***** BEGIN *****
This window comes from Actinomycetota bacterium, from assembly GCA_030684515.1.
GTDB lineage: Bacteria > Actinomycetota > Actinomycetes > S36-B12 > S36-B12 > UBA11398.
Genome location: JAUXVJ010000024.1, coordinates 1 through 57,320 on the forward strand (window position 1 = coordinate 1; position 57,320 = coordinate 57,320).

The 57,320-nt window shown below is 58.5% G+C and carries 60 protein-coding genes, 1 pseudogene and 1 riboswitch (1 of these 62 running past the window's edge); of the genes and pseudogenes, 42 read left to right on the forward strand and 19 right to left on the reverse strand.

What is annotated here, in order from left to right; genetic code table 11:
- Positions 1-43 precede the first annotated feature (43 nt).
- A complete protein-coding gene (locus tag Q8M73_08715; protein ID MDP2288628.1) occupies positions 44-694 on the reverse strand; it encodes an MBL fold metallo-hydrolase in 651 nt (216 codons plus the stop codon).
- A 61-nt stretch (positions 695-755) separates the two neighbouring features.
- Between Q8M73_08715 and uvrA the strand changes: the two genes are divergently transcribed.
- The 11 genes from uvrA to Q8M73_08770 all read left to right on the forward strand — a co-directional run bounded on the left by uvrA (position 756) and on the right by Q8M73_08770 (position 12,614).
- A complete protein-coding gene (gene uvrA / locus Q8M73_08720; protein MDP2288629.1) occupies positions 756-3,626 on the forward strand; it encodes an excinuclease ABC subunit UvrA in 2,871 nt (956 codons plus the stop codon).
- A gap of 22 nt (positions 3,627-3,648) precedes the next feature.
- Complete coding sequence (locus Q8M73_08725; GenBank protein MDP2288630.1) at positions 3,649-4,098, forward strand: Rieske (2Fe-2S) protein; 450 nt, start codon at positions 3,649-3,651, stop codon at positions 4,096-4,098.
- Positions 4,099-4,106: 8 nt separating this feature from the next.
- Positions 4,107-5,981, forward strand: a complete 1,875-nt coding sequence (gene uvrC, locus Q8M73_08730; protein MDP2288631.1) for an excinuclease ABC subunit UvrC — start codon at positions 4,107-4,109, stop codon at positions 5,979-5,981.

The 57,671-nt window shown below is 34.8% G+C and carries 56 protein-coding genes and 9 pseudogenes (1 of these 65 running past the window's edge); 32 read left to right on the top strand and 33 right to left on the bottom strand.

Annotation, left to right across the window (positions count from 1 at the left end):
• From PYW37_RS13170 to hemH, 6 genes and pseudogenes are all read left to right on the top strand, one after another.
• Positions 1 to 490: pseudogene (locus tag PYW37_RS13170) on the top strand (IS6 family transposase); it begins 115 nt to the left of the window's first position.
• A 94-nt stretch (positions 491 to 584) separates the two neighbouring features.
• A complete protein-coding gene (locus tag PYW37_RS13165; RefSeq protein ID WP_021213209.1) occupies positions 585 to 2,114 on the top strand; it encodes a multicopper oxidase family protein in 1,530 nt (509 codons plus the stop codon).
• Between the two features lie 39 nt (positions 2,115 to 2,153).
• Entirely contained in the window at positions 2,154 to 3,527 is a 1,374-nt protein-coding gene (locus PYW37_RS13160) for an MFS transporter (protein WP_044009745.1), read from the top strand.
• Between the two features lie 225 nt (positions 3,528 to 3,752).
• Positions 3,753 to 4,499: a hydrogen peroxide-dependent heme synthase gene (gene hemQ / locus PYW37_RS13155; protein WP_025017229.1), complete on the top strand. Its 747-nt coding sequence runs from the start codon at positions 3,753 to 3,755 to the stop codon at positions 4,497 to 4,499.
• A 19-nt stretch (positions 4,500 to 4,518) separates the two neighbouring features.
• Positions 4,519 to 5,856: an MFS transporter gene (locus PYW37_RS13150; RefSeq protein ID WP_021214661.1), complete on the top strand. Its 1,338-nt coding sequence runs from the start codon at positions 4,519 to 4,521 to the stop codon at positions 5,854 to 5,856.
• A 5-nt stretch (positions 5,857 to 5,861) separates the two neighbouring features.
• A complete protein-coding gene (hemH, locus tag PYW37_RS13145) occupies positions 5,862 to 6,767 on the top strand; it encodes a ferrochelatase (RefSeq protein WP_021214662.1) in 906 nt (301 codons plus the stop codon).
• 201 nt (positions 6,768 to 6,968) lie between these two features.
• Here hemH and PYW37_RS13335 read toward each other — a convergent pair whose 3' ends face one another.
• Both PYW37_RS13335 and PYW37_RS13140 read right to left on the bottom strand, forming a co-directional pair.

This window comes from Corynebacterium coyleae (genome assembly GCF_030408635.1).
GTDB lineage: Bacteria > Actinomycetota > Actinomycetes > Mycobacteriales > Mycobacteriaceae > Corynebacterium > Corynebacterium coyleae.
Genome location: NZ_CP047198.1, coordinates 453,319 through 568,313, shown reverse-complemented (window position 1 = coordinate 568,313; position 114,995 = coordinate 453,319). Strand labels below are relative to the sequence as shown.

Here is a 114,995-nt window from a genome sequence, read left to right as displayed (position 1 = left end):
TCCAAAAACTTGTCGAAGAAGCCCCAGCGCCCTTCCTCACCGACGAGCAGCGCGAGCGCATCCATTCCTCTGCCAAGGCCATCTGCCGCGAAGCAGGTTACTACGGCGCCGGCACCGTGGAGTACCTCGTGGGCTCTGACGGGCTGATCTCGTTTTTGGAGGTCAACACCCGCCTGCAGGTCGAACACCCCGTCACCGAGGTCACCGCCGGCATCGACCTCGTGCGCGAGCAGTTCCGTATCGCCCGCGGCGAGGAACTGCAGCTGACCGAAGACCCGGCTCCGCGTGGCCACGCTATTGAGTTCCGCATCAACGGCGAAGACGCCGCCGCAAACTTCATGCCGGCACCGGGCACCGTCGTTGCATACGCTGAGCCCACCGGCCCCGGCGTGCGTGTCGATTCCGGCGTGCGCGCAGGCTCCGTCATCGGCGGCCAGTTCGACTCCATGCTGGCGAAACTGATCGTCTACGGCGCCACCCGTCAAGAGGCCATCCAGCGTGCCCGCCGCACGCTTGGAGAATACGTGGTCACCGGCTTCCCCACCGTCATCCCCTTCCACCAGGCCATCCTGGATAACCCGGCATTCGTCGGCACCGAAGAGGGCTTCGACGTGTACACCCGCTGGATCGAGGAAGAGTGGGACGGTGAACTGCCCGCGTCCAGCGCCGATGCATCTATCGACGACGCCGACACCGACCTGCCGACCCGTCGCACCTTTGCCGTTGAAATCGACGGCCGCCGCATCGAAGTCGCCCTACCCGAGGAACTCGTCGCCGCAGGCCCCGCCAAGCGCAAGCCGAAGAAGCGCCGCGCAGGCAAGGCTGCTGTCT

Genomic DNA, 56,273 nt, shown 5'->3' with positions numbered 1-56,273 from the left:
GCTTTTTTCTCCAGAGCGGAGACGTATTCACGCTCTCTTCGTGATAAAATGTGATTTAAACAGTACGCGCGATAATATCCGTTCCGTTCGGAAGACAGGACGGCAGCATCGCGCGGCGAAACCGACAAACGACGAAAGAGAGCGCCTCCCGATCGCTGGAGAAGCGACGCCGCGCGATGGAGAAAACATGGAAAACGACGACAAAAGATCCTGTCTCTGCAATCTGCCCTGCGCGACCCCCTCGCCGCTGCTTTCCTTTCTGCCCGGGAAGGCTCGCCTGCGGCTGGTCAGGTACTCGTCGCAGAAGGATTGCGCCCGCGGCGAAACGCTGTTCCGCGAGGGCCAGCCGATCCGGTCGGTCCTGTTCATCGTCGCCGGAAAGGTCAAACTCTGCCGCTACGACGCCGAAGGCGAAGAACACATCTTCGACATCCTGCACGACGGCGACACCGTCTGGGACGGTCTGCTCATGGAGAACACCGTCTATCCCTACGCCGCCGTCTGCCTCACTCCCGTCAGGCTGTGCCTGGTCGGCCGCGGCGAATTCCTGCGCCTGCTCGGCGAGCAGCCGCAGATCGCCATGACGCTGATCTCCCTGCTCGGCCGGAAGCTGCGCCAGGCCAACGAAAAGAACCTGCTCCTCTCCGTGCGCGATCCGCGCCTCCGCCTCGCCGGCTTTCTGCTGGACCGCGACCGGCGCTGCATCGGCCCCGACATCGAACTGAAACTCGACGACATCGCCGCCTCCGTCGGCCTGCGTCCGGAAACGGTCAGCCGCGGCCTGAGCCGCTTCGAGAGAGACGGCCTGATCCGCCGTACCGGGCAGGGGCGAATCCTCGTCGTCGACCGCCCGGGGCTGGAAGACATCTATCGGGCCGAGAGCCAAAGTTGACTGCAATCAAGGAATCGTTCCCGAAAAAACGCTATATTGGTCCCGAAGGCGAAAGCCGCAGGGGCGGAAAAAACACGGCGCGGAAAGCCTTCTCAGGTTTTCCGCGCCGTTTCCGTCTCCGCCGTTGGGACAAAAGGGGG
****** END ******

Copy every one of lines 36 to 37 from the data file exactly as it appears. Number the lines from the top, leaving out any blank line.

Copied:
Here is a 114,995-nt window from a genome sequence, read left to right as displayed (position 1 = left end):
TCCAAAAACTTGTCGAAGAAGCCCCAGCGCCCTTCCTCACCGACGAGCAGCGCGAGCGCATCCATTCCTCTGCCAAGGCCATCTGCCGCGAAGCAGGTTACTACGGCGCCGGCACCGTGGAGTACCTCGTGGGCTCTGACGGGCTGATCTCGTTTTTGGAGGTCAACACCCGCCTGCAGGTCGAACACCCCGTCACCGAGGTCACCGCCGGCATCGACCTCGTGCGCGAGCAGTTCCGTATCGCCCGCGGCGAGGAACTGCAGCTGACCGAAGACCCGGCTCCGCGTGGCCACGCTATTGAGTTCCGCATCAACGGCGAAGACGCCGCCGCAAACTTCATGCCGGCACCGGGCACCGTCGTTGCATACGCTGAGCCCACCGGCCCCGGCGTGCGTGTCGATTCCGGCGTGCGCGCAGGCTCCGTCATCGGCGGCCAGTTCGACTCCATGCTGGCGAAACTGATCGTCTACGGCGCCACCCGTCAAGAGGCCATCCAGCGTGCCCGCCGCACGCTTGGAGAATACGTGGTCACCGGCTTCCCCACCGTCATCCCCTTCCACCAGGCCATCCTGGATAACCCGGCATTCGTCGGCACCGAAGAGGGCTTCGACGTGTACACCCGCTGGATCGAGGAAGAGTGGGACGGTGAACTGCCCGCGTCCAGCGCCGATGCATCTATCGACGACGCCGACACCGACCTGCCGACCCGTCGCACCTTTGCCGTTGAAATCGACGGCCGCCGCATCGAAGTCGCCCTACCCGAGGAACTCGTCGCCGCAGGCCCCGCCAAGCGCAAGCCGAAGAAGCGCCGCGCAGGCAAGGCTGCTGTCT